Chermalyk: Whenever it gets dark…

In Ukraine shootings are happening on a daily basis — visit of a village on the front line

The town sign of Chermalyk. Photos: Niklas Golitschek

Loud ceasefire

Technically, a ceasefire agreement is in effect, although it barely deserves its name. The monitoring mission of the Organization for Security and Co-operation in Europe (OSCE) meticulously documents what is happening on the ground: Sometimes it counts 100, sometimes 250 violations of this ceasefire in the Donetsk area — per day[2]. A vast part of it around Chermalyk. Both sides are shooting.

In the background the river can be seen — it marks the border.

“You should come in the evening. Then you would see all the shootings,” says Valeria Zhukova.

The 20-year-old and her friend Tanja Kaystra, 18 years old, both young mothers, are originally from Chermalyk.

Still civil victims

These terrible times may have passed, but the inhabitants of the village are not safe yet. Just at the end of June, a woman was brought to hospital. The OSCE reported, that she was just standing near her entrance door “when she heard a loud noise and immediately felt pain and saw blood streaming down from her left collarbone”[5]. Per request in May, an OSCE spokesperson confirmed 758 civil casualties since January 2017 on both sides of the contact line, 136 dead, 622 injured.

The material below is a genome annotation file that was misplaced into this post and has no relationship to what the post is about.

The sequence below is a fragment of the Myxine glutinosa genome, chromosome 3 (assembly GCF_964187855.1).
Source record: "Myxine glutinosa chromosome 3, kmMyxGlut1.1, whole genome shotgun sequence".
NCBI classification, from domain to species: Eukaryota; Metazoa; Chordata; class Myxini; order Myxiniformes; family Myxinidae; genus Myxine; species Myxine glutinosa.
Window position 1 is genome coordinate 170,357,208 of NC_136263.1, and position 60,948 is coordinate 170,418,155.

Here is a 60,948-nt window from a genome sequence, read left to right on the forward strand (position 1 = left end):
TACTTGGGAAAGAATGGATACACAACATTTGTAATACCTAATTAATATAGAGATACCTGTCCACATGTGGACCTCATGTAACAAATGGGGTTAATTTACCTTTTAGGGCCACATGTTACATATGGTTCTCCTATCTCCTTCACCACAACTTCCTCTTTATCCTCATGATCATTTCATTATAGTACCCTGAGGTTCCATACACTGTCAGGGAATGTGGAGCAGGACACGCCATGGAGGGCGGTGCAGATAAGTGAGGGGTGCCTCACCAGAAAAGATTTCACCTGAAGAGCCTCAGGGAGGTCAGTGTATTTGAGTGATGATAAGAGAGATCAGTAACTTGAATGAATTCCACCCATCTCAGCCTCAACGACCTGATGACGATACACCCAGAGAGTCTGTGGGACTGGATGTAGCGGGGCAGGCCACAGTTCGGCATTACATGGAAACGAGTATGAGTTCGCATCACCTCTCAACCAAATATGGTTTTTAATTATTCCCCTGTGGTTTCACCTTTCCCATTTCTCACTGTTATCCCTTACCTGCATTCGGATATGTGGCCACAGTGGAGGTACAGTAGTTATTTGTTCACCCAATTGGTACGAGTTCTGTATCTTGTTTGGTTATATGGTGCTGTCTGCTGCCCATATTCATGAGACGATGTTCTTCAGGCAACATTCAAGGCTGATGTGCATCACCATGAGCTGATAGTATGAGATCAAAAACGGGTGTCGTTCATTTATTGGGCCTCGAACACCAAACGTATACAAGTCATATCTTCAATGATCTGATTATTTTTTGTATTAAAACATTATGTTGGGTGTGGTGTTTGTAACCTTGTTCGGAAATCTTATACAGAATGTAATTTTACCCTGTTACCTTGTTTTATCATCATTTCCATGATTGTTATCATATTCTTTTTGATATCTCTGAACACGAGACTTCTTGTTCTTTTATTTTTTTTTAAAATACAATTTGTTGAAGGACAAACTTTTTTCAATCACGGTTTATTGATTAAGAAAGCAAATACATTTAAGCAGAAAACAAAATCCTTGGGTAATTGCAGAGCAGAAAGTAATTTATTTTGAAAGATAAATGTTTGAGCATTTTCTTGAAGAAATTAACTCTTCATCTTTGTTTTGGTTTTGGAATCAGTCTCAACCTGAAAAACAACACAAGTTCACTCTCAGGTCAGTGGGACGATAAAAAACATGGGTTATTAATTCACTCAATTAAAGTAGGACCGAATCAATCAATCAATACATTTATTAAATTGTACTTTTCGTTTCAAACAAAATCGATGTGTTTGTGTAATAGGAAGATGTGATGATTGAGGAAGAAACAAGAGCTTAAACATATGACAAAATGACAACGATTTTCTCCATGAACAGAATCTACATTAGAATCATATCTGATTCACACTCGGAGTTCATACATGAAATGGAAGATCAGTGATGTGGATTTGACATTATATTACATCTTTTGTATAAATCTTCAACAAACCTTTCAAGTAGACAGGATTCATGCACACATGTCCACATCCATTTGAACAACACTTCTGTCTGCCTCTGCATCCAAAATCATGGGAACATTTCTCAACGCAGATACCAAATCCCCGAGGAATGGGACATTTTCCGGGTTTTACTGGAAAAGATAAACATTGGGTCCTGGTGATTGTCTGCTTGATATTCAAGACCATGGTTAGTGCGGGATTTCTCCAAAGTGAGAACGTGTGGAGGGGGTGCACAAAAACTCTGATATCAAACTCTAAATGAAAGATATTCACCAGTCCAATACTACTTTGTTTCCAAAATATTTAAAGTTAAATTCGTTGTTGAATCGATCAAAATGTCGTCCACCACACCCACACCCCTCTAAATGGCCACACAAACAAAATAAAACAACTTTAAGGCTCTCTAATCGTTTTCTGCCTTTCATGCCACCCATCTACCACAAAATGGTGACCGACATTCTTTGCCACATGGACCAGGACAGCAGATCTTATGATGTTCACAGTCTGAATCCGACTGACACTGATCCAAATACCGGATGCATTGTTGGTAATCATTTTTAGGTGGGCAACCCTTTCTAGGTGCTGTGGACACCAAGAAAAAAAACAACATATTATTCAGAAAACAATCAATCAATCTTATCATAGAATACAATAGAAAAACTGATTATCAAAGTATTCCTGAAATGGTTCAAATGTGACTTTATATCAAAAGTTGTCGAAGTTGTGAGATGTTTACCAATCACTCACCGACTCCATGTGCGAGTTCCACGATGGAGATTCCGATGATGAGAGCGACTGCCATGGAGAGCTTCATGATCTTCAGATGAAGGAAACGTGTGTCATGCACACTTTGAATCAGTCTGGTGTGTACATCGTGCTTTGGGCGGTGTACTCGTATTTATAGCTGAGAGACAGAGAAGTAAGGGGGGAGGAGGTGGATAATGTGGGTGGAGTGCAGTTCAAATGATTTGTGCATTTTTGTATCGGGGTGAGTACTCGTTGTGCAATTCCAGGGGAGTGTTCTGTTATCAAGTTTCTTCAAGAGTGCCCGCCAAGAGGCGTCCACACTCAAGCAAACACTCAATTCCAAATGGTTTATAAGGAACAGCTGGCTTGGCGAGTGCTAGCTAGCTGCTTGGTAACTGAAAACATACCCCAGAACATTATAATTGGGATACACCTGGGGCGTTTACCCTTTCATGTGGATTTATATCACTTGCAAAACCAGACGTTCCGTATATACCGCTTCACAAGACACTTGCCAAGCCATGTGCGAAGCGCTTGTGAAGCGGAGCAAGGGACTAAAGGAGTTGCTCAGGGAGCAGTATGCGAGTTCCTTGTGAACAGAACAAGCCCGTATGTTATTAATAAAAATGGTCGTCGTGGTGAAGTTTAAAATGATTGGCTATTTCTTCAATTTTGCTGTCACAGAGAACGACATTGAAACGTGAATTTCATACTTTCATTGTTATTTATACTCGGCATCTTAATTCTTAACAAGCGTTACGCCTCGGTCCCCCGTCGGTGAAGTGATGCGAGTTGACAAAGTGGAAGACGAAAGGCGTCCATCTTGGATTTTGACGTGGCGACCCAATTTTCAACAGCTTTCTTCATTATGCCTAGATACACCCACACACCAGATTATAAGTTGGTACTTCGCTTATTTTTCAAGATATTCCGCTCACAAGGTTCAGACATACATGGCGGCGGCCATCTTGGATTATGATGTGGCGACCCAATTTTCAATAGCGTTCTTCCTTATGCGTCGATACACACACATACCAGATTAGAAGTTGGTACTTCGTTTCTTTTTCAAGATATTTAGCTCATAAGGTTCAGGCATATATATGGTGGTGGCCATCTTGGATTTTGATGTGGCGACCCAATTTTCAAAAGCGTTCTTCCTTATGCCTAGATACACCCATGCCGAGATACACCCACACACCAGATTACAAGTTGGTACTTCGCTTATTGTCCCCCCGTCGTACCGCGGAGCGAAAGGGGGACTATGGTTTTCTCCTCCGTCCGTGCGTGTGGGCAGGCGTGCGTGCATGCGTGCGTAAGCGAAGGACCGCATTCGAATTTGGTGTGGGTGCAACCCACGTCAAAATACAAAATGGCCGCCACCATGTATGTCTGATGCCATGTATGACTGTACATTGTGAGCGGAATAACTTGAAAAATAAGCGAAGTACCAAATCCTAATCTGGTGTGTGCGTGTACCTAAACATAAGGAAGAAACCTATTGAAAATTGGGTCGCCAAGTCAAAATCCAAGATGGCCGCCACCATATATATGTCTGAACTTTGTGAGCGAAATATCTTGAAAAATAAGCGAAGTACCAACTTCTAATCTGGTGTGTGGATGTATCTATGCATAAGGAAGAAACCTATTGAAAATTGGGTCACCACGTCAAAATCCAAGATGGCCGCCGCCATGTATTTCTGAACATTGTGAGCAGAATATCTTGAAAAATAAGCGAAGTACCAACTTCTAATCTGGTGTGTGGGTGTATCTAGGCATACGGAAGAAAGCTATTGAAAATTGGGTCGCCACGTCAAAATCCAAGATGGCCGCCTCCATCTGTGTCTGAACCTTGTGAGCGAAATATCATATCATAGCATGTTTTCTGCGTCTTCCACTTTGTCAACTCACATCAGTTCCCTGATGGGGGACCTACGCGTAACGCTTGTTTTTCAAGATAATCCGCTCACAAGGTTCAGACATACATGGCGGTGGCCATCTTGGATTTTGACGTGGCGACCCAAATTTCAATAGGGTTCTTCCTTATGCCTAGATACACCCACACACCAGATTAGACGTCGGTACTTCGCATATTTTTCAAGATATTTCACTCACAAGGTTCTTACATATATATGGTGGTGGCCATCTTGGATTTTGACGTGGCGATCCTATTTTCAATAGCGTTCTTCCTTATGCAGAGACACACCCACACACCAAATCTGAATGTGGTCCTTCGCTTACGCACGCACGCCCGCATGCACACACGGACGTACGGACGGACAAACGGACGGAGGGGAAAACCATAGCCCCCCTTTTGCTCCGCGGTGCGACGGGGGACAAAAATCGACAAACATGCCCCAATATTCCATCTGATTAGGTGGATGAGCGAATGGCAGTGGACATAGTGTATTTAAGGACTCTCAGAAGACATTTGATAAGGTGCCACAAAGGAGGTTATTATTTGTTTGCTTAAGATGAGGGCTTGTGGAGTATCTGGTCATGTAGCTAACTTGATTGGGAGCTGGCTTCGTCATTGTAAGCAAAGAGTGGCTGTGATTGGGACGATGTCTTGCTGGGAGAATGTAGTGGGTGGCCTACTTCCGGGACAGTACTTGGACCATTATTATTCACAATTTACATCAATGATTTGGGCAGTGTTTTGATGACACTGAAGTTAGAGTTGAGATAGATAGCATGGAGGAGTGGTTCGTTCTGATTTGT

Tanja Kaystra and Valeria Khukokva with their children.

“Earlier everyone in Mariupol was scared, now we ignore it,” she responds.

She liked the city even more now. Some of her friends also moved to Kyiv, but they did for career perspectives and not because of the fights. She saw opportunities in Mariupol to develop and have a good life.

Everyday with the war next door

Also the university of Mariupol has returned to normal life. Around 20 students of the self-proclaimed Donetsk People’s Republic and around 100 from the grey zone are studying there, according to professor Alexander Cheiliakh, vice rector for science and pedagogy at the university; alongside some 6000 others at the university and are accommodated in dormitories. These numbers have been stable now for several years.

Professor Alexander Cheiliakh.

Freiberuflicher Journalist | Freelance Journalist: Interessiert an Soziopolitik, Digitalem und Sport | Interested in sociopolitics, digital and sports.

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